The paradox of increasingly “powerful” ecommerce tools and realizing ultimate potential

I can’t help feeling somewhat frustrated on behalf of the merchants I work with.

Most successful direct-to-consumer brands are started by a visionary—with an idea for a product that will help their customers and, perhaps, hopefully, make the world a better place.

Most visionaries have a dream of where they could take their business—but not a clear roadmap of how to get there.

In 2023, it’s easier than ever to develop an idea, build a brand, launch a store, and acquire customers.

Anyone can sell something to someone once or twice or even a handful of times.

The tools to create and launch a business are better than ever—but as most of these tools mature, complexity grows, too.

Getting started is easy. However, once you gain traction, the pressure mounts rapidly to upgrade to more “powerful” tools and platforms to turn that traction into momentum.

And the complexity of the more “powerful” tools tends to grow more rapidly than the benefits.

This is where the paradox comes in. I’ve been referring to “power” in quotes because it’s only powerful if you can realize it.

As tools become more “powerful”, few merchants can realize the benefits of these tools because they’re too specialized and too complex without the deep knowledge and expertise to maximize that power.

There is some irony in the rapid growth of AI to augment and enhance the tools we are using—to help us understand and use them more fully without deep knowledge or expertise.

It’s ironic because if the tools were simpler and more focused—better designed to serve their end-users with a fundamental first-principals approach—we arguably might not need AI augmentation. Or, we certainly wouldn’t need it to solve the fundamental problems—because they would be intuitive and clear.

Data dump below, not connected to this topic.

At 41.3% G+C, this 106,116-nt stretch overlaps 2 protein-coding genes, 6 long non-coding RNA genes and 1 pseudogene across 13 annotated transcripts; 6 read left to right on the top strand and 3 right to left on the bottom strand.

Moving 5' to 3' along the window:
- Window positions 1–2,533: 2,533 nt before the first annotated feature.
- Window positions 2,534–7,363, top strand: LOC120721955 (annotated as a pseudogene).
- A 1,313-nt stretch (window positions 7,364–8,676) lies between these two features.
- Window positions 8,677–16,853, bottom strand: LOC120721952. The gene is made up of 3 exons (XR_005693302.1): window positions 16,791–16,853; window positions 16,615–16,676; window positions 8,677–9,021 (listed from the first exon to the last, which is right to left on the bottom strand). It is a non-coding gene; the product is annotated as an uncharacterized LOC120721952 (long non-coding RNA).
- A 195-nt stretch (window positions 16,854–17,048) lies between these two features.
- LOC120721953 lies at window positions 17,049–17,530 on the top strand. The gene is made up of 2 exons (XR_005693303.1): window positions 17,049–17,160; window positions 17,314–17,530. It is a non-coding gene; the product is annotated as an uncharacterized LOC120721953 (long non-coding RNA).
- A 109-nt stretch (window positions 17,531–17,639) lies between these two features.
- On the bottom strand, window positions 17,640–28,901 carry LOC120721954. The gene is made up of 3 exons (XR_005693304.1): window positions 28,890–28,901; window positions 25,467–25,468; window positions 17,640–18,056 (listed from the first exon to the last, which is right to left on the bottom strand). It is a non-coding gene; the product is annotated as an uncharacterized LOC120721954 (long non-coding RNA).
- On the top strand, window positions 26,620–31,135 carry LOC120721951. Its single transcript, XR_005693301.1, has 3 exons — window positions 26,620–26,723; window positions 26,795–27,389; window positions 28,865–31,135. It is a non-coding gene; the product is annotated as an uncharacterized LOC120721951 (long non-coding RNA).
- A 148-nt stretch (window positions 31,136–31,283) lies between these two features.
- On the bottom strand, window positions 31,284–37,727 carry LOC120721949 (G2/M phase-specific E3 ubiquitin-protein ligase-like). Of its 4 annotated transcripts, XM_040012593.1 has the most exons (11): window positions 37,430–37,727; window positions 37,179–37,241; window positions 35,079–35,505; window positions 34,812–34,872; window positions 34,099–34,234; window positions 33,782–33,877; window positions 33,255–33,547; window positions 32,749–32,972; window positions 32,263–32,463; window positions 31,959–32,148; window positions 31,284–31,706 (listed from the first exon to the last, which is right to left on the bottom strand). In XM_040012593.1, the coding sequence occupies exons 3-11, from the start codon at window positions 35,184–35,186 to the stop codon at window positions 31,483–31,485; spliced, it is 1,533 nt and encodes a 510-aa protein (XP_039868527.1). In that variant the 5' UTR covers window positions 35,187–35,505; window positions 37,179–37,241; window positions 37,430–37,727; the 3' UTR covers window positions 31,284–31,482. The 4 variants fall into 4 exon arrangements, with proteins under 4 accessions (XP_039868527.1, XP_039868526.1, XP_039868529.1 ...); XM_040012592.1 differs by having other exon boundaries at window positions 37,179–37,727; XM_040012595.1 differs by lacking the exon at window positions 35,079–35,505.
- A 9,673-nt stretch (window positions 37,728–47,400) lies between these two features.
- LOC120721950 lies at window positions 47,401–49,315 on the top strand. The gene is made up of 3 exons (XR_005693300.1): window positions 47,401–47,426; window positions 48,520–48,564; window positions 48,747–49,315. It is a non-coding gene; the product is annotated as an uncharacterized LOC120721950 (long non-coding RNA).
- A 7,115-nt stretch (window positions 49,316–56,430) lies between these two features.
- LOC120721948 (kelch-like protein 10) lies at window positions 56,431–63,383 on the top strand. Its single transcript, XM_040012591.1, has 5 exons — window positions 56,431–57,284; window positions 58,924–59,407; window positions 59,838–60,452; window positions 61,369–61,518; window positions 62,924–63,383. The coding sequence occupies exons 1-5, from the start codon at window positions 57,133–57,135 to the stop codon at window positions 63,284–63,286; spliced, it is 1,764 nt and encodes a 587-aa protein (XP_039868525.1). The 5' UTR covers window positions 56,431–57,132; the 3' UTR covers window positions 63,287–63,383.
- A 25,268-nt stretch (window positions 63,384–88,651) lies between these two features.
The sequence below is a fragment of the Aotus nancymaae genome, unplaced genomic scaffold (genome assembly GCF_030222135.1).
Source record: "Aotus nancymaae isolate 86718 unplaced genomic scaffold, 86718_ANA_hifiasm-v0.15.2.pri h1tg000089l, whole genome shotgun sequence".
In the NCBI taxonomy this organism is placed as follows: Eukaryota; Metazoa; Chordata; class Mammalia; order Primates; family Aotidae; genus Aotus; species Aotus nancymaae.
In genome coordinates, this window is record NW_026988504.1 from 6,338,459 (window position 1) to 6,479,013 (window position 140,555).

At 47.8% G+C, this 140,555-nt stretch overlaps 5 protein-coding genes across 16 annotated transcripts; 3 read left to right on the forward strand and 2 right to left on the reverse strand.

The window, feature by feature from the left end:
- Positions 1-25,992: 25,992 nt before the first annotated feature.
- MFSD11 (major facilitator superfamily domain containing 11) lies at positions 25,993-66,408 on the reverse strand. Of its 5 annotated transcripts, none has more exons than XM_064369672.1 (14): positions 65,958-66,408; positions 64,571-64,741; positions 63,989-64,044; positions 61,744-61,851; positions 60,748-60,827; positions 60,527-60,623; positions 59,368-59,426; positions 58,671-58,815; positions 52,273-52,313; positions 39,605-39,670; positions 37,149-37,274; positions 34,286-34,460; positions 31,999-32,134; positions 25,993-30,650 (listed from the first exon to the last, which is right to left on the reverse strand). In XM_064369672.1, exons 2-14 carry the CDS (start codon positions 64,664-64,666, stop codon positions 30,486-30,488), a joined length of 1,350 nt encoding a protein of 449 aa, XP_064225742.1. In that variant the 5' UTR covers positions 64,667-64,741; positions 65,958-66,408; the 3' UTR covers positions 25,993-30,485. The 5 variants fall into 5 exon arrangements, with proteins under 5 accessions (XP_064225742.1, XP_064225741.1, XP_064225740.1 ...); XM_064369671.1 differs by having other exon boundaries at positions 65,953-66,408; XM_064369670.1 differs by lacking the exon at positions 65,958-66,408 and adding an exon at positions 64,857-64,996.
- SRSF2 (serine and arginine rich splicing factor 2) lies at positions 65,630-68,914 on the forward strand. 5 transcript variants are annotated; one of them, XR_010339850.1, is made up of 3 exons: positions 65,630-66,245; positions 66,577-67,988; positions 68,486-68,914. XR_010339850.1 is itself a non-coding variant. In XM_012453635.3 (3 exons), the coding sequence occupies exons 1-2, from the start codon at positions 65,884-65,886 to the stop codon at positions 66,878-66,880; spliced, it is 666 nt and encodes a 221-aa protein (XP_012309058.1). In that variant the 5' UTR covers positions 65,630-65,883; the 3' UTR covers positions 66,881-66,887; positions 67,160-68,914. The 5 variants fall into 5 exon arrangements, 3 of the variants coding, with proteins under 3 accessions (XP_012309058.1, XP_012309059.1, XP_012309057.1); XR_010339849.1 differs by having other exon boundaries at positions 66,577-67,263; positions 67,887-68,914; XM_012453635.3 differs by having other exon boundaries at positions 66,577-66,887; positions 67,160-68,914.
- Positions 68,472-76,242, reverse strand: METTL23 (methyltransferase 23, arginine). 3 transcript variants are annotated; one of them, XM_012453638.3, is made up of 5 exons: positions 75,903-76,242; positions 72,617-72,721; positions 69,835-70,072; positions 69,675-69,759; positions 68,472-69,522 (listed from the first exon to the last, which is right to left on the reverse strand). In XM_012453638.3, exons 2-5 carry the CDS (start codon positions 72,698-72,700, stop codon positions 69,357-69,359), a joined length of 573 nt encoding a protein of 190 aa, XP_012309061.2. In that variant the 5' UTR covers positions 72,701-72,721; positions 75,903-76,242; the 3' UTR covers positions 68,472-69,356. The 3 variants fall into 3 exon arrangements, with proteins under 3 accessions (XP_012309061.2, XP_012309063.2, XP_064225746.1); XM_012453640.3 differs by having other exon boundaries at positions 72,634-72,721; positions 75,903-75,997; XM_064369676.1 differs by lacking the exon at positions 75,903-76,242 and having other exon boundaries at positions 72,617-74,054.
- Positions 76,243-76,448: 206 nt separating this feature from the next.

One of the risks AI augmentation will bring to software tools is that it will encourage scrappiness and lack of focus from product leaders and designers—because it will matter less how intuitive or complex a platform is if we can integrate AI chatbots to guide our users through the twists and turns and poor design of our increasingly complex systems.

What would it look like if platforms took a more modular approach, focusing more on the fundamental best practices for every aspect of the system—so brand leaders can layer on the complexity as they require it?

Instead of merchants using 10% of the “best”, most “powerful” platforms for ecommerce, what would it look like if they utilized 90% of the power of the tools that are best for them at their stage of growth?

Using 10% of a tech stack is wasteful in so many ways: it likely costs more than it needs to; the headspace cost is likely higher than it needs to be; and the bandwidth and resources required to configure and maintain it probably don’t make good sense.

Layering AI on top of all this might be helpful—but not if merchants don’t know what questions to ask in the first place.

What tech platforms need to be doing instead is to understand their users deeply—and their users’ customers—to build more niche, modular, focused systems that integrate to create larger, more complex systems as their users’ needs and knowledge grow.

Power is useless if you are unable to utilize it.

The true power in the context of ecommerce tools comes from building simple, elegant, pragmatic systems that combined enable outcomes that are greater than the sum of the parts.

To do this, we need more standardized frameworks, APIs, and building blocks—that are simple at the start and become exponentially more powerful as they’re connected and combined and built upon.

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